Speace and her band the Tearjerks have several area appearances as part of the tour promoting the album, which has a baker's dozen of good ol' fashioned foot stomping country-folk rock.
Fans of Speace will appreciate the fully realized sound of this album, which was two and a half years in the making. Speace has grown as a singer/songwriter and has grown with her band the Tearjerks, who have worked with Speace for three years.
"The band was instrumental for me," said Speace. "They helped me find my voice."
According to Speace, sometimes a singer/songwriter will only hire bands for a show or for a recording.
"We have evolved from guys that I hired to a fully formed band," said Speace. "I really believe they are talented and special."
Speace said that for the next album she might just bring in lyrics for a song and create the music as a group. The album was recorded at the Pigeon Club in Hoboken and includes other Hudson County residents.
Hoboken resident James Mastro produced the album. He also co-wrote the song "Row Row Row" and plays electric guitar in the band. The other Tearjerks are: Matt Lindsey, (Bass), Jagoda, (drums), and Richard Feridun, (guitar).
With the exception of two songs on the album, Speace wrote all the music, lyrics, and created the arrangement. "I bring in a full song with an arrangement for rehearsal," said Speace. "The songs are fully fleshed out."
The music on "Songs for Bright Street" is weightier than her first CD, "Fable." On Fable, the songs are little snippets of poetry, giving the listener a glimpse of emotion or a hint of a scene. According to Speace, when Fable came out in 2002 she was new to songwriting.
"When I went to record "Fable," those were the only songs I had," said Speace.
"Songs for Bright Street," features fully realized stories that are deeply personal, even when they are not really about her.
"Everything I write is partially about me," said Speace, "anything from 1 to 99%. Sometimes, I'm just trying to piece together someone else's story through my own eyes."
Speace writes songs that most people can identify with. Her songs are about love in its many shades: old lovers, broken hearts, and love gone wrong.
According to Speace, she had 50 songs to choose from for the second album and they recorded 20. Writing songs is an organic process for Speace. Often she thinks of the lyrics at the same time as the music. The song, "The Real Thing," which is a fast rock anthem for women, took her a half hour to write.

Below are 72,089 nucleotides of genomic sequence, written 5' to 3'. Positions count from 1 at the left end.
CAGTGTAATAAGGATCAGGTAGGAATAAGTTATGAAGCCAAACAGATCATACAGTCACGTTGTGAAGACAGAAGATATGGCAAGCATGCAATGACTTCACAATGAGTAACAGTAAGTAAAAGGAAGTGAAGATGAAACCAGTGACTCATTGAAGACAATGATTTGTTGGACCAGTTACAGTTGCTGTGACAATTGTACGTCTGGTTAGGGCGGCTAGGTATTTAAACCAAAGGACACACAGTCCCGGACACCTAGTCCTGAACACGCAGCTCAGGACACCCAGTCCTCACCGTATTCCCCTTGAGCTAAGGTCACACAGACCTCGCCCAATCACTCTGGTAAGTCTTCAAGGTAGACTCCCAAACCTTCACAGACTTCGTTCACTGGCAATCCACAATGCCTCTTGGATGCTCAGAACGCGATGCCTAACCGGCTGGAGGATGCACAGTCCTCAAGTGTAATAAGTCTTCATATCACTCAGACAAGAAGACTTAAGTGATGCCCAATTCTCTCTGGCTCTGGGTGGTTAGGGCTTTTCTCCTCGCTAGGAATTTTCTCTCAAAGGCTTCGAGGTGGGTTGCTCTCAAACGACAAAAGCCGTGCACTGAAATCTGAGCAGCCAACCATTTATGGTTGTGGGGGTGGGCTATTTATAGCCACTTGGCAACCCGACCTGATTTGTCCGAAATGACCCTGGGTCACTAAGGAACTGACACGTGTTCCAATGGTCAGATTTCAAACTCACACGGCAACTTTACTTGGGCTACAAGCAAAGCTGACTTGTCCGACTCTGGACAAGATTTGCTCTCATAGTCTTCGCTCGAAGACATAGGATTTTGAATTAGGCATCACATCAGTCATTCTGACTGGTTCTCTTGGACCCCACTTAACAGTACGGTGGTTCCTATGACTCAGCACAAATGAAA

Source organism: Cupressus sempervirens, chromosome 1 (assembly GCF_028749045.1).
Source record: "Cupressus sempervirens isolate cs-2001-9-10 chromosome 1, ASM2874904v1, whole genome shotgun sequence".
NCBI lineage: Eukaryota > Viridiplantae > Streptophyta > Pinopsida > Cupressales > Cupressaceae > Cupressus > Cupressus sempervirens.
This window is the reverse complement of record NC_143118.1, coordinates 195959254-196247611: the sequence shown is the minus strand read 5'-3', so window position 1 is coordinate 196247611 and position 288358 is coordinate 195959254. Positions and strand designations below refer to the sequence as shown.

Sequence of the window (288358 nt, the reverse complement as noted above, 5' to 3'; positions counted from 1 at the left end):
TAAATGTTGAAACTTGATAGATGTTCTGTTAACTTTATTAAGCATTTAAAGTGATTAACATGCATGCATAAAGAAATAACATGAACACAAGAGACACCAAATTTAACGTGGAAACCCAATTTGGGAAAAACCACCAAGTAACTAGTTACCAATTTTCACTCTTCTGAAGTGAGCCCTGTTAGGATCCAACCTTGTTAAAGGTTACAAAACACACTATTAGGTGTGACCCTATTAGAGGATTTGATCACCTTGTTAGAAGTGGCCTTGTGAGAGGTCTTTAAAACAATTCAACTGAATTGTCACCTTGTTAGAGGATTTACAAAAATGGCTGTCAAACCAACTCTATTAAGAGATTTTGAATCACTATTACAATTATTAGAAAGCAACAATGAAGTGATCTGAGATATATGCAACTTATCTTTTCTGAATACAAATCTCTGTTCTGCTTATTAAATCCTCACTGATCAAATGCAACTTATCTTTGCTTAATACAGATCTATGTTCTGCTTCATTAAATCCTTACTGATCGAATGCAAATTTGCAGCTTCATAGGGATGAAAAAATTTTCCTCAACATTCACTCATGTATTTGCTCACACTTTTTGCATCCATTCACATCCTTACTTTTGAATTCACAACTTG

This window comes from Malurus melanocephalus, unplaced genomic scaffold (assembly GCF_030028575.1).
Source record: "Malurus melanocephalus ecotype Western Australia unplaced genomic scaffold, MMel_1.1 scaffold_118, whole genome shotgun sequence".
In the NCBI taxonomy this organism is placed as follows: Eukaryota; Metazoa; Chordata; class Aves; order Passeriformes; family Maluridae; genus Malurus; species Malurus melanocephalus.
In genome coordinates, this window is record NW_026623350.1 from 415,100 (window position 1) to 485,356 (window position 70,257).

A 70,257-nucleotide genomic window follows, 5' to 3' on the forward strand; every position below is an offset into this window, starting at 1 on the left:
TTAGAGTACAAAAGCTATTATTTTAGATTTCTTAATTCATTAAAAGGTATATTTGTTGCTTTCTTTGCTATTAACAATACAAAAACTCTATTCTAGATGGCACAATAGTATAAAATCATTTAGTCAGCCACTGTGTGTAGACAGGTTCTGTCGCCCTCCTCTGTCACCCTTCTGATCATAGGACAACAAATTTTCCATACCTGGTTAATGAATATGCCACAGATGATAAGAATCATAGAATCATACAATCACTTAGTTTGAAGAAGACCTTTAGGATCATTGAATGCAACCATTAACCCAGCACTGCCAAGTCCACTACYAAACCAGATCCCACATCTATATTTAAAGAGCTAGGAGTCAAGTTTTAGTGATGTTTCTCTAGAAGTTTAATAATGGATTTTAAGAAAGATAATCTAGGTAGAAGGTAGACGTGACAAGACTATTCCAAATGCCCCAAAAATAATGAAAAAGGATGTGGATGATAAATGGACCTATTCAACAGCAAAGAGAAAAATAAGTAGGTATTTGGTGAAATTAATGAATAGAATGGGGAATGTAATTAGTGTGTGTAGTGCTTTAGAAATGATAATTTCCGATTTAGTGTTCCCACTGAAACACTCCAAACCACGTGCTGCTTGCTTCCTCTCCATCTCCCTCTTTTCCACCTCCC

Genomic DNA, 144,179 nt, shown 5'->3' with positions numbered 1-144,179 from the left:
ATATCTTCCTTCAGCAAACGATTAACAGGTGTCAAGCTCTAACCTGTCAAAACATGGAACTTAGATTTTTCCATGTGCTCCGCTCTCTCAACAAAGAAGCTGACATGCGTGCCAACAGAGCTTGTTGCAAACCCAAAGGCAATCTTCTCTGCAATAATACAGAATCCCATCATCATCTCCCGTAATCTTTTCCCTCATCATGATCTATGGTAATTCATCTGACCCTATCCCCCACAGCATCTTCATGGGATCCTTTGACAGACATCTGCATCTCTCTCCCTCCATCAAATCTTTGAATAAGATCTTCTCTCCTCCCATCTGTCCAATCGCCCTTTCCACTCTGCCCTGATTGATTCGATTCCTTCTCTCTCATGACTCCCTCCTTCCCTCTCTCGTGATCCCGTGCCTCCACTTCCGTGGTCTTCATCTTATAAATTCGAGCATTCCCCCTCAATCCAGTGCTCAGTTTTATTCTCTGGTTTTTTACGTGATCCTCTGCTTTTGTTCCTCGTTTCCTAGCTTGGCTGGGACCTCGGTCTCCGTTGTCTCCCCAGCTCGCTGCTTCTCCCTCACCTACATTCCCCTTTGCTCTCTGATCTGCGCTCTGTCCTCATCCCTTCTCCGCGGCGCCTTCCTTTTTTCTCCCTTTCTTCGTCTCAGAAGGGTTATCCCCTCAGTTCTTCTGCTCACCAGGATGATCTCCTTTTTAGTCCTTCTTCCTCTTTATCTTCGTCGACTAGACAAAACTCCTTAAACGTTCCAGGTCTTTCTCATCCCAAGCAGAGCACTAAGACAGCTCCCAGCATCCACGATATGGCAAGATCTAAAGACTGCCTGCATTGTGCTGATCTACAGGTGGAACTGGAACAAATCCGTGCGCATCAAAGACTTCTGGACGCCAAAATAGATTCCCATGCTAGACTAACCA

The rousing chorus goes: "Do I make you blush, do I talk too loud? Do I drink too much, do I act too proud? Well take me as I am or take another now. Cause I am not going to change for nobody no how."
According to Speace, each song is different. Some can take much longer to create like "Shed This Skin," which took her a year and a half to finish. It was worth the wait with powerful vocals that jump octaves and an arrangement to match the mournful quality she conveys with the lyrics. On it, Speace sounds a little like early Melissa Etheridge who would slowly build to the chorus that she belted out, but with a much smoother quality.
Yet Speace has her own sound - it isn't enough to compare her to Etheridge or Sarah McLachlan (who she can match in range and pitch, listen to "Two" and you'll see). Her honeyed voice is polished and rich with emotional nuance, much like some of the Jazz greats.
Although Speace has lived in this area for the last ten years, she is actually from Maryland. So how is it that a Baltimore born, East Coast living woman ended up singing country-folk music? According to Speace, her father was a rural farmer in Maryland and all he listened to was country music. Country music was Speace's first memory. She listened to Willie Nelson, Patsy Cline, Hank Williams and Neil Diamond.
Talented at an early age, she began playing piano at the age of three. In addition to piano, she plays clarinet, tenor sax and even studied opera.
Although able to sight-read music, she had other interests. Initially she came to Manhattan to act and toured with the National Shakespeare Company and appeared in dozens of plays. Then in what sounds almost like a myth built around an artist, Speace suffered a terrible breakup and bought a second hand guitar on a whim and taught herself to play in six months' time.
She continued to do both until the release of her first album in 2002.
Now, she will occasionally do a commercial, but focuses primarily on her music, which she writes everyday.
"In the past year my writing has really shifted," said Speace. "I'm playing around with rock more. I sort of sit on that fence of indie-rock-country-folk genre."
Speace and Tearjerks start their tour on Thursday, May 18 and have gigs booked through November. Their un-official CD release party will be kicked off at the Goldhawk on Wednesday, May 17. The official CD release party is on Thursday, June 15 at 8:30 p.m. at Mo Pitkins House of Satisfaction in Manhattan.
Copies of the CD can be purchased at Tunes in Hoboken, at Amazon, and on the band's website. Visit: www.amyspeace.com for concert updates.
Local musicians, Amy Speace and the Tearjerks, will be on tour promoting "Songs For Bright Street," which is a Wildflower Records album that is owned by Judy Collins, through November.